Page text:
‘Top Gun’ Culture and Reality

Tom Cruise portrays Capt. Pete “Maverick” Mitchell in a scene from Top Gun: Maverick.


Paramount Pictures via Associated Press

Top Gun: Maverick broke box office records over Memorial Day weekend, and it’s worth asking why. Could this be an entertainment phenomenon that says something bigger about the current moment in American culture?

No doubt many come to see Tom Cruise playing US Navy fighter pilot Pete “Maverick” Mitchell, as he did in 1986’s original Top Gun and hits like the Mission: Impossible franchise. Braving the landing of a sequel more than three decades after the first film is no easy feat.

Maverick trains fighter pilots for a mission against an unidentified enemy, though the Journal reports that the film lost a Chinese investor over its pro-American leanings. After some debate, the film’s creators reportedly declined to scrub Taiwanese and Japanese flags off Maverick’s bomber jacket. By the low standards of Hollywood, which is usually willing to appease the Communist Party in its quest for Chinese box office, we’ll count this as bravery.

The film is drawing some older folks back to theaters after Covid’s long absence, but let’s hope this paean to fighter aviation catches the imagination of younger Americans. The Navy and Air Force have had a shortage of fighter pilots for years. The situation is worse for recruited service employees such as experienced maintenance personnel.

Only about a quarter of American youth meet the current eligibility criteria to enlist, and even fewer are interested. “To be absolutely clear,” Republican North Carolina Senator Thom Tillis said at a congressional hearing in April, “I am concerned that we are now in the early days of a long-term threat to the all-volunteer force.” Call this a highway into the danger zone for US security.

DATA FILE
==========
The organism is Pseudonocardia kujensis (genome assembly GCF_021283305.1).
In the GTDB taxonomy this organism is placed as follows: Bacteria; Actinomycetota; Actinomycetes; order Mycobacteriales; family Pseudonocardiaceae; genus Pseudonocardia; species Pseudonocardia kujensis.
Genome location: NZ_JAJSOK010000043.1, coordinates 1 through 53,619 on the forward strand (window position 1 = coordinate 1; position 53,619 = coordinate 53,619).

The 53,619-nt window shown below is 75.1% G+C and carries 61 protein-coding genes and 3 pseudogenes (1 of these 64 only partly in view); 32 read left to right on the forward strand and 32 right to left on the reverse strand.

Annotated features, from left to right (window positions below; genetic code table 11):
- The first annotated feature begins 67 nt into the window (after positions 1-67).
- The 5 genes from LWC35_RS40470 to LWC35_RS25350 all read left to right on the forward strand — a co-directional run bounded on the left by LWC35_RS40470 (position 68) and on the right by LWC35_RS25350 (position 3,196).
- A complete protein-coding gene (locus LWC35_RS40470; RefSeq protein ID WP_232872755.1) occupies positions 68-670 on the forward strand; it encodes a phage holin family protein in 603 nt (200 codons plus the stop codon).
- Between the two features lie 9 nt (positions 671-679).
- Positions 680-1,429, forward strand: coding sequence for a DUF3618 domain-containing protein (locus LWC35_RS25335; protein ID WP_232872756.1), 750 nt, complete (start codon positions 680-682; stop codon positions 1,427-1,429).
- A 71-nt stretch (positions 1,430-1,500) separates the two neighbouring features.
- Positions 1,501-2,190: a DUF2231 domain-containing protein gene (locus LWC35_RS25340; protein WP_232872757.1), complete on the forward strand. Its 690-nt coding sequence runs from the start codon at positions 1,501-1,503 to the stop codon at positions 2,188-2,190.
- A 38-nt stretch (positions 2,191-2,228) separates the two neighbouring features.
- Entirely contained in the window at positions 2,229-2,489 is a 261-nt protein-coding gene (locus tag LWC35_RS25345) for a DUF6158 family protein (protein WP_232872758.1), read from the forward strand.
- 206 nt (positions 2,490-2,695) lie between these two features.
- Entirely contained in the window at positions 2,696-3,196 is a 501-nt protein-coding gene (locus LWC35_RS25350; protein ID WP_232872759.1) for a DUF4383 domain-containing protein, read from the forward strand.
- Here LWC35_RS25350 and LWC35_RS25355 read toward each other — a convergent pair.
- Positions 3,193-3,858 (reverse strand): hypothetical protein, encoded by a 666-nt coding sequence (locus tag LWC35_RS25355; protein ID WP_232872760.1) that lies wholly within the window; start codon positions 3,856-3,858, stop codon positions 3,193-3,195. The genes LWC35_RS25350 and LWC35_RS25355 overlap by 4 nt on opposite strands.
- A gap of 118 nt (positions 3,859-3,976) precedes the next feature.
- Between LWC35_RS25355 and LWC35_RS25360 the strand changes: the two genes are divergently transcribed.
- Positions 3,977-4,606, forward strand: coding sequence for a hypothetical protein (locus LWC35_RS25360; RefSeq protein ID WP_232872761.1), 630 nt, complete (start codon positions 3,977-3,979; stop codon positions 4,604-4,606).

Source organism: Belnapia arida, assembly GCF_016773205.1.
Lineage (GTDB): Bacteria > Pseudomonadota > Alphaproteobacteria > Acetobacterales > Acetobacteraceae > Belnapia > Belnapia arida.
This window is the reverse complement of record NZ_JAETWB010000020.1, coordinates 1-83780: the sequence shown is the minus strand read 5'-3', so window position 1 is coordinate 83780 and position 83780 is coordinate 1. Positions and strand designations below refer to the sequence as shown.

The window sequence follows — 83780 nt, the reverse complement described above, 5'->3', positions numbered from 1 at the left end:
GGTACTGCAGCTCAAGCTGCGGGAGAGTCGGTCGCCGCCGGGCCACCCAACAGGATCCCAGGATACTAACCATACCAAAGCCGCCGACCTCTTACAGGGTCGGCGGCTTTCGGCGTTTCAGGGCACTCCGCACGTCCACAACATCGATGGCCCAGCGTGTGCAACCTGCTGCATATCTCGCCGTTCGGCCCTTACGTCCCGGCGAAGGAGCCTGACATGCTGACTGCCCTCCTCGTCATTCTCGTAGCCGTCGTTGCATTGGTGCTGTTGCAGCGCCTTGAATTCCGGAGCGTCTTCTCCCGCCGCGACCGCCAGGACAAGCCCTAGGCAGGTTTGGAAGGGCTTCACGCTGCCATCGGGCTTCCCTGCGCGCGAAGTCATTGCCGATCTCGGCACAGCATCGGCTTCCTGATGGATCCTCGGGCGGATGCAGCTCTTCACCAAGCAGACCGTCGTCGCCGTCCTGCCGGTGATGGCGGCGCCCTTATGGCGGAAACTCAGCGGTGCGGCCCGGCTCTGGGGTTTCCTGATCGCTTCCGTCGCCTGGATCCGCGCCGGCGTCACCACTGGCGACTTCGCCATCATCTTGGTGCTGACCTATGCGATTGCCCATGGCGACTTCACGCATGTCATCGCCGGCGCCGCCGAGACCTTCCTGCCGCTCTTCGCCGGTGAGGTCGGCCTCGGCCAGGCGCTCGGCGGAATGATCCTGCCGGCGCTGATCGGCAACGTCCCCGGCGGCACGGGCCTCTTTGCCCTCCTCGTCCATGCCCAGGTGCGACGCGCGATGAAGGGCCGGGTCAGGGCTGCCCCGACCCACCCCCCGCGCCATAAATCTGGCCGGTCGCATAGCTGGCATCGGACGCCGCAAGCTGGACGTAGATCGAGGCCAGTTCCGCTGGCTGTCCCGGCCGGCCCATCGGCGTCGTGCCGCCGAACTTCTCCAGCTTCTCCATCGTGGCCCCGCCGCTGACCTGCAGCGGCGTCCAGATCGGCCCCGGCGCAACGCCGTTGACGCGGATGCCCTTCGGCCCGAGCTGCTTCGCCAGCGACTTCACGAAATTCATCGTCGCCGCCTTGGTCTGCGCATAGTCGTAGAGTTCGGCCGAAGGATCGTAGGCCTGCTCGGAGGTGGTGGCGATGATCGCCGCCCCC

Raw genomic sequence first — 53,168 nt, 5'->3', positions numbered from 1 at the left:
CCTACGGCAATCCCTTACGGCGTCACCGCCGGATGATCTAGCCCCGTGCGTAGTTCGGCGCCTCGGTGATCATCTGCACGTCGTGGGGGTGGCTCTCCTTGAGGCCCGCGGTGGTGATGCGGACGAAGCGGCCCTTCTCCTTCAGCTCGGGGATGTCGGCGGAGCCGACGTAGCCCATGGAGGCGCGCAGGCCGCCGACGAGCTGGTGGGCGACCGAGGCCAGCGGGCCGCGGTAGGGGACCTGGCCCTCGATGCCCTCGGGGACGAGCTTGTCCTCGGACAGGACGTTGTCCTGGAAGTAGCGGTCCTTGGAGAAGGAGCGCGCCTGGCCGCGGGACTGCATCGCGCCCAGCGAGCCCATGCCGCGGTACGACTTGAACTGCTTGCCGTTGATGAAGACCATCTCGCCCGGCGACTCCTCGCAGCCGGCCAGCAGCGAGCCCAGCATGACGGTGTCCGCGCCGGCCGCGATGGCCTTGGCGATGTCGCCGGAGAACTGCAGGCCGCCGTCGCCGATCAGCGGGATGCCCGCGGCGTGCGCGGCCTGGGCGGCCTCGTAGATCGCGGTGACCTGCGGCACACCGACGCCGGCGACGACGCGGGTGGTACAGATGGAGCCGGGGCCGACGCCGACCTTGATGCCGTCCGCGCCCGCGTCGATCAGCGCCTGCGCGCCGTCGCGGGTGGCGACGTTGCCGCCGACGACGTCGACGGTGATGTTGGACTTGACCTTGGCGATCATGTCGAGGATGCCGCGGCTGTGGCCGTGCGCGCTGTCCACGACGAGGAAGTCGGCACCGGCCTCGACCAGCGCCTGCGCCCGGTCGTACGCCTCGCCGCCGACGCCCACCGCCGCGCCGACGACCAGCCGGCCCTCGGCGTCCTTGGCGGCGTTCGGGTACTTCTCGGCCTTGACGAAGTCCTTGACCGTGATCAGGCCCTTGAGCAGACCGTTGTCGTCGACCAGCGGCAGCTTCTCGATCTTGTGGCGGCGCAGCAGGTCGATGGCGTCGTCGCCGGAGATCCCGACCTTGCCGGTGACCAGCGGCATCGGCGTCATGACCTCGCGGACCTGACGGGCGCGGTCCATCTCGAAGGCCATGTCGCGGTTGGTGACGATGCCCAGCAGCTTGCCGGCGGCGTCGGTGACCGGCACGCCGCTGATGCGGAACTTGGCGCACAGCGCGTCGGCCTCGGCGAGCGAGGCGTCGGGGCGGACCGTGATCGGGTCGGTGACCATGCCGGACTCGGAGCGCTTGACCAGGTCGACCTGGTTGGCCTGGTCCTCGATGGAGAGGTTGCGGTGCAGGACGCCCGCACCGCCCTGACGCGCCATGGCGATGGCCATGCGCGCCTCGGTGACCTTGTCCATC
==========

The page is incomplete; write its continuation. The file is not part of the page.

A well-known cast and action scenes may explain much of Top Gun’s success, but it’s still remarkable how many Americans watch a film that promotes the military. The progressive lectures about America as a racist or evil society will continue, but it’s heartening that the public still cheers when American airmen bring down the bad guys.

Inside View: Much like too many movies these days, No Time to Die and the other Daniel Craig 007 movies have taken a dark turn. This from a franchise that used to offer fun and sophistication. Images: Danjaq/MGM Composite: Mark Kelly

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Appeared in the print edition on June 2, 2022.

https://www.wsj.com/articles/top-gun-culture-and-reality-maverick-fighter-jets-tom-cruise-u-s-military-navy-11654107931 ‘Top Gun’ Culture and Reality

Alley Einstein

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